2 Month Zambian Anniversary – Thoughts on Life in Africa
November 14, 2011 § 2 Comments
Last week we attempted to get our Zambian drivers licenses…we’re about halfway through the process. I’ll let Ben blog about that in a future husband post. Let’s just say that the “efficiency” of our Department of Licensing in the States puts Zambia to shame. Needless to say, we were gone every morning trying to sort it all out and then every time I sat down to blog last week, the internet was down or unusable.
Overall, Ben and I have been reflecting on our time here for the last 2 months. It’s been great so far although as stated above, life here does come with its challenges. We’re (getting) more used to the insect and arachnids. I did freak out about the gecko that was in our file cabinet at Mercy Flyers but that was more from surprise than from fear. Ants are everywhere and food must always be in a covered container. Oddly, this is seeming more normal now.
It’s hot, hot, hot (90s deg F) but we got a rain shower yesterday which cooled us off immensely. It’s different from Seattle in that the big storm will roll in, create a ruckus and dump buckets, then the sky will clear and we have sun again. No more gray days and Vitamin D supplements.
I’m cooking and baking up a storm – meals are more planned and I’m trying to do one shopping trip to the grocery store a week as it’s quite an exhausting trek. I’ve fallen into a rhythm with maintaining our household and it feels quite nice.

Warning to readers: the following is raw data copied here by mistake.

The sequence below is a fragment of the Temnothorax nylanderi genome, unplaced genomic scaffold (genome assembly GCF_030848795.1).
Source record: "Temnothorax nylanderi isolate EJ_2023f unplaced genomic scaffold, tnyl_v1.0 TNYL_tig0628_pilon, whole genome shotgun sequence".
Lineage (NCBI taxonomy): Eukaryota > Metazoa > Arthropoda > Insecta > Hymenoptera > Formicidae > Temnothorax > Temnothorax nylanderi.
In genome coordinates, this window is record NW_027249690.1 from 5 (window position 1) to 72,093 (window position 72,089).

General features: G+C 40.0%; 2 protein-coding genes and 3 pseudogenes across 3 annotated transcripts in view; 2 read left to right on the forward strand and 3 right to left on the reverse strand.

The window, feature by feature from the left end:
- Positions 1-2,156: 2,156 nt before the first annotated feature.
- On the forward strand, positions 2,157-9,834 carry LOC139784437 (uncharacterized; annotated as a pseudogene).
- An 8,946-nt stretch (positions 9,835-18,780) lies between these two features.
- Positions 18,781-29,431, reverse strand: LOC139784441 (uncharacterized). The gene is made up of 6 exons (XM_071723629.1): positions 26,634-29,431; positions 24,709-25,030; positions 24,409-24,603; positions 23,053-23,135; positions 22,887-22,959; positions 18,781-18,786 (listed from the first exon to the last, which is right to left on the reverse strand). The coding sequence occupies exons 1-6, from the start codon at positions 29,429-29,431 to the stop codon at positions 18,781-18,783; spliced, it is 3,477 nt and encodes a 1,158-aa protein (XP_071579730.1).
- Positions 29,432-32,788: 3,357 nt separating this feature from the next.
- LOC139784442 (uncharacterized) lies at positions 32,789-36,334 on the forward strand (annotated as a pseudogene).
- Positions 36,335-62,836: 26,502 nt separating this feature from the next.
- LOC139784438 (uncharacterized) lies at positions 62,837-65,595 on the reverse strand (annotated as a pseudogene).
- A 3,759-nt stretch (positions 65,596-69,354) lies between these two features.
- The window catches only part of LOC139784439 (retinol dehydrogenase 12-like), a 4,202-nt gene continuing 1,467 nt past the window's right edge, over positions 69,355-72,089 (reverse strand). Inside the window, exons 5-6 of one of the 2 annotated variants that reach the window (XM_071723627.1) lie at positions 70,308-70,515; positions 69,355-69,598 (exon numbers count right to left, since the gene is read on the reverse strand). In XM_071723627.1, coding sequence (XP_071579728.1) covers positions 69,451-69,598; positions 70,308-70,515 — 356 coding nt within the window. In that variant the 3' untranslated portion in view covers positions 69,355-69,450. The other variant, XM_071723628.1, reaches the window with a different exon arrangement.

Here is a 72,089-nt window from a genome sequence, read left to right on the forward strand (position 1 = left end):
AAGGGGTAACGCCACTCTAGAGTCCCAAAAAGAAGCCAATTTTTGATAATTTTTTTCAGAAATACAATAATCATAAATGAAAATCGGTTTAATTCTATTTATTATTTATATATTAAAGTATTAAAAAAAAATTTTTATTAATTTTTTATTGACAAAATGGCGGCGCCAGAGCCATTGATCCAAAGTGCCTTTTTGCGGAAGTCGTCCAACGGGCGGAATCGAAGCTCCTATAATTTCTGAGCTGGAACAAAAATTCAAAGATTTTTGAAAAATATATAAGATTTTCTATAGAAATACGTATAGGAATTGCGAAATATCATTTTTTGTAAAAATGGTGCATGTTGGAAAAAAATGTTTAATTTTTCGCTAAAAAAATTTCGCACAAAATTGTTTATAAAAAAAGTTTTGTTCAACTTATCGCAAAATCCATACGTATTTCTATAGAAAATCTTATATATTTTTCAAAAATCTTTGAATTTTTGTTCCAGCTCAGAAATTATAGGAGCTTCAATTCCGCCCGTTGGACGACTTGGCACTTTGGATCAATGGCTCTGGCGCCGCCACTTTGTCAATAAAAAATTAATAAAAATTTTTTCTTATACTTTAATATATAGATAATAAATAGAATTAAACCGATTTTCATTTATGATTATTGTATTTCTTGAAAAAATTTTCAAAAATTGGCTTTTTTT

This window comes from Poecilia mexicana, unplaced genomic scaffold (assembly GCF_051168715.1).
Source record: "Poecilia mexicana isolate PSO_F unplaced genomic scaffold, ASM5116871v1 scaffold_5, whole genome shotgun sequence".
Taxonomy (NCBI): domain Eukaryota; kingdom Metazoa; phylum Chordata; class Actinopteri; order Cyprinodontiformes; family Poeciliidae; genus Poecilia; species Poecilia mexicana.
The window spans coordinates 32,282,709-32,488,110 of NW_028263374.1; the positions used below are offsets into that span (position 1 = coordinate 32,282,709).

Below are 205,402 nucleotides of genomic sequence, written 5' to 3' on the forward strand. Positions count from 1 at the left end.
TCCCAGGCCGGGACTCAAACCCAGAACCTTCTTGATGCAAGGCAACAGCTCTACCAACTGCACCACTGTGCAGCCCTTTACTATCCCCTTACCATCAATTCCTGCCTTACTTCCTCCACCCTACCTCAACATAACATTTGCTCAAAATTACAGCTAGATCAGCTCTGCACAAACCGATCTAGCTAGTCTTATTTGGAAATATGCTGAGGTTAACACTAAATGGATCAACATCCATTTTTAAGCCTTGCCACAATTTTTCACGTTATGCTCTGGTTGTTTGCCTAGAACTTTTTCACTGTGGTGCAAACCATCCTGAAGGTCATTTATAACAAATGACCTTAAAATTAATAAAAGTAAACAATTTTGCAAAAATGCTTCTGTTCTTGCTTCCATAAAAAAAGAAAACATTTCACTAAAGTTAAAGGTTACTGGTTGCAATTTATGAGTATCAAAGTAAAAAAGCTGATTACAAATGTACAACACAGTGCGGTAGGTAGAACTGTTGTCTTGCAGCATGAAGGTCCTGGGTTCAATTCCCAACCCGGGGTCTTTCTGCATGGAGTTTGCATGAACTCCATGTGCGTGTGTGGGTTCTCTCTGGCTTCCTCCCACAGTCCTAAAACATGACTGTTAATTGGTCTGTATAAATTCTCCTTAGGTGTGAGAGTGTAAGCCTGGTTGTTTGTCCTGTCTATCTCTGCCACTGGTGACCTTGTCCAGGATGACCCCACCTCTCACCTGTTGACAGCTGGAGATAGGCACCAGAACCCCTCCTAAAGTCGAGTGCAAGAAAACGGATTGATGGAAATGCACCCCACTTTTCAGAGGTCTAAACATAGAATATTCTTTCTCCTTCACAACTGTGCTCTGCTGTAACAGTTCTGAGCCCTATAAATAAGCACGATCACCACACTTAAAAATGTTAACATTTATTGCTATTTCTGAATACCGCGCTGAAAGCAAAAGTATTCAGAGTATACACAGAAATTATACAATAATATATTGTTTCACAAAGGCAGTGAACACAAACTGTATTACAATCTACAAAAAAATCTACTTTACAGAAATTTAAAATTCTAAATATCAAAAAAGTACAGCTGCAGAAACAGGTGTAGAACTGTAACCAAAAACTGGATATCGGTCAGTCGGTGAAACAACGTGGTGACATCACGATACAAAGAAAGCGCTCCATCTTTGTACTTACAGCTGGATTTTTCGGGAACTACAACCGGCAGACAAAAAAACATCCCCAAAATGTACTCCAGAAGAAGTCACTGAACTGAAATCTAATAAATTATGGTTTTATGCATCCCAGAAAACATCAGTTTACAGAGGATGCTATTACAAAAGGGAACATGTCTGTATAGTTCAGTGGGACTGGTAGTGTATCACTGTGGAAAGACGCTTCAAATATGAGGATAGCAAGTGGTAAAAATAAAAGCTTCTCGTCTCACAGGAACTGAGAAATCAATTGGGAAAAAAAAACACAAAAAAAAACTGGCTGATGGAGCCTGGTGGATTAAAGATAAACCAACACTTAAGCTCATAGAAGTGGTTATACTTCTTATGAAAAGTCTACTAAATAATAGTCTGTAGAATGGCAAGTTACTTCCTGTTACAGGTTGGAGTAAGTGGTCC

We’re really enjoying the community we have here of both expats and Zambians. I often describe Zambia as a combination of the Old West and the Old South in America. It’s the “West” in that the community is tighter, the prevalence of technology found in the Western World is often absent, things are often done the old-fashioned way from pure necessity. Businesses often don’t have websites but they have business cards. It’s the South in that there are some racial issues – mostly stemming from the fact that many of the white Mzungus (foreigners) have a great deal more money than the average Zambian. The prevalence of house help and the formality of the culture feels reminiscent of the Old South. People feel the obligation to greet everyone with a formal handshake/curtsy and a, “Hello, how are you?” It’s interesting to analyze the culture and to operate within it. Work is challenging for both Ben and I because of these cultural differences but we’re learning slowly but surely.
Lastly, illness is more common here. We do take precautions with our food and don’t drink the tap water but being sick (particularly gastrointestinal issues) is quite frequent. We don’t take our health for granted!
2 months down – 11 to go!